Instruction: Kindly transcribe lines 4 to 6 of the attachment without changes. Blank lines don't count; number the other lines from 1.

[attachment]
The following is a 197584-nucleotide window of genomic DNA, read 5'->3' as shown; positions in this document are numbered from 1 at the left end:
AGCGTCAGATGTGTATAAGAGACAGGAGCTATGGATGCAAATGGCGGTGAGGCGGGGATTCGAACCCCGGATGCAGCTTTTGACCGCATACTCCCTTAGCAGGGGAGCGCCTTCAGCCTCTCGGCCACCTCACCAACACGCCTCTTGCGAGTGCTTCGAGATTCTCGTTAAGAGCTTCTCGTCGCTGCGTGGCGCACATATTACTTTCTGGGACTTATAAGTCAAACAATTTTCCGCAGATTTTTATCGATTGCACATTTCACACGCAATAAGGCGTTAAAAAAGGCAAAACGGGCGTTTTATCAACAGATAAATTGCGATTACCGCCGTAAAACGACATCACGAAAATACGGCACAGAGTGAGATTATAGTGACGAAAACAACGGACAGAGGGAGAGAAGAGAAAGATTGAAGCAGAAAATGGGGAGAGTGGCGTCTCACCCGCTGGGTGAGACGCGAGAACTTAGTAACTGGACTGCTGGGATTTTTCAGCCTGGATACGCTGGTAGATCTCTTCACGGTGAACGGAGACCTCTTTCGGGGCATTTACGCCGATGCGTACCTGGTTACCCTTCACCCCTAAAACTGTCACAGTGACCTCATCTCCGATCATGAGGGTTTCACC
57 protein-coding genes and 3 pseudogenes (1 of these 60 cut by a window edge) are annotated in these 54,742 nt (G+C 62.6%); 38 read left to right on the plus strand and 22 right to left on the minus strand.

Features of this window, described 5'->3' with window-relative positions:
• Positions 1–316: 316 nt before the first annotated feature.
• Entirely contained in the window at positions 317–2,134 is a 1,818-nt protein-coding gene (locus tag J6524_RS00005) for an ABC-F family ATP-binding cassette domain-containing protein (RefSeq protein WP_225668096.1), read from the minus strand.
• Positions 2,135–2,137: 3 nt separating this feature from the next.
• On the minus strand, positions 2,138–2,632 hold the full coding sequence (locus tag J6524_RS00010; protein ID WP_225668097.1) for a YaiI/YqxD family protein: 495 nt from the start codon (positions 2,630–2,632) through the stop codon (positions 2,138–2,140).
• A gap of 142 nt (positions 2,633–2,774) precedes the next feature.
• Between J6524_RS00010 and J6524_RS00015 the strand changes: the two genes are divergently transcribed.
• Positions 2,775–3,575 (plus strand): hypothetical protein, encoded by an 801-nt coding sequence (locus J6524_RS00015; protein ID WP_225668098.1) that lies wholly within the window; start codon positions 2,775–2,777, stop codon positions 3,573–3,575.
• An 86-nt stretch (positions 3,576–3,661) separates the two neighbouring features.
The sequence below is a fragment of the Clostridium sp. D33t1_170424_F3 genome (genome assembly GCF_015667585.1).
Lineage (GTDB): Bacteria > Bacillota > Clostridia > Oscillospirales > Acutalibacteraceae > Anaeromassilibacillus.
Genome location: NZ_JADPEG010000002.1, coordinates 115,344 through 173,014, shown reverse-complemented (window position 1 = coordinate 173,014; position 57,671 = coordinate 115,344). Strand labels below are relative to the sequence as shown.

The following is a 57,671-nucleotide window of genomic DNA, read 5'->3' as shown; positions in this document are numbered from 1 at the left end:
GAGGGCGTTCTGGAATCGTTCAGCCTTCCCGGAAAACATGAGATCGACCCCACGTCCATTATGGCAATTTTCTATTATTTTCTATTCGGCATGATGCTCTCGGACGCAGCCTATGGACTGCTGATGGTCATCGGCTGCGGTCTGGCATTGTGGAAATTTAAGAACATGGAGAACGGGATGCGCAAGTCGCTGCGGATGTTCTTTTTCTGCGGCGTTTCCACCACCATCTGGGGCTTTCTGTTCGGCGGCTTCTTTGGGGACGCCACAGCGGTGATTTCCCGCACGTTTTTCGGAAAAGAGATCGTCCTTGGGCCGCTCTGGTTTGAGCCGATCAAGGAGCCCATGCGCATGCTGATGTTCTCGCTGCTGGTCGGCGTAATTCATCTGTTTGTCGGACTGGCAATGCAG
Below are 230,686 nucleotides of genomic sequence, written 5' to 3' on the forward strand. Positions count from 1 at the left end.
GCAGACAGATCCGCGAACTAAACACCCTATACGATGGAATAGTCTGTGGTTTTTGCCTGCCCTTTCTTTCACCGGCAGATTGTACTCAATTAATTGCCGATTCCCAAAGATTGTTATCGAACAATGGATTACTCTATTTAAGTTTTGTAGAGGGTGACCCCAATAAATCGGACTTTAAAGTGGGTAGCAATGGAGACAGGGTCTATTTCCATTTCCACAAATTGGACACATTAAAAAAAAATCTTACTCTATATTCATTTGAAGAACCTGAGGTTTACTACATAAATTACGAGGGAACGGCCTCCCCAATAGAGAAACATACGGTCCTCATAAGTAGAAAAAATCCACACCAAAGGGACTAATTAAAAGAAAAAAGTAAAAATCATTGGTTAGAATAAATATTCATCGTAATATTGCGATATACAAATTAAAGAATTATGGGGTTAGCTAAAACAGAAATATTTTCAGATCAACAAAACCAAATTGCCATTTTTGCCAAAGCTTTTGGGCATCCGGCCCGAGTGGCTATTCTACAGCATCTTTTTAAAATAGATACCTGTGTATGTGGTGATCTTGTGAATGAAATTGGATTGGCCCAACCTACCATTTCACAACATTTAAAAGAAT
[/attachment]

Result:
Features of this window, described 5'->3' with window-relative positions:
• Positions 1–316: 316 nt before the first annotated feature.
• Entirely contained in the window at positions 317–2,134 is a 1,818-nt protein-coding gene (locus tag J6524_RS00005) for an ABC-F family ATP-binding cassette domain-containing protein (RefSeq protein WP_225668096.1), read from the minus strand.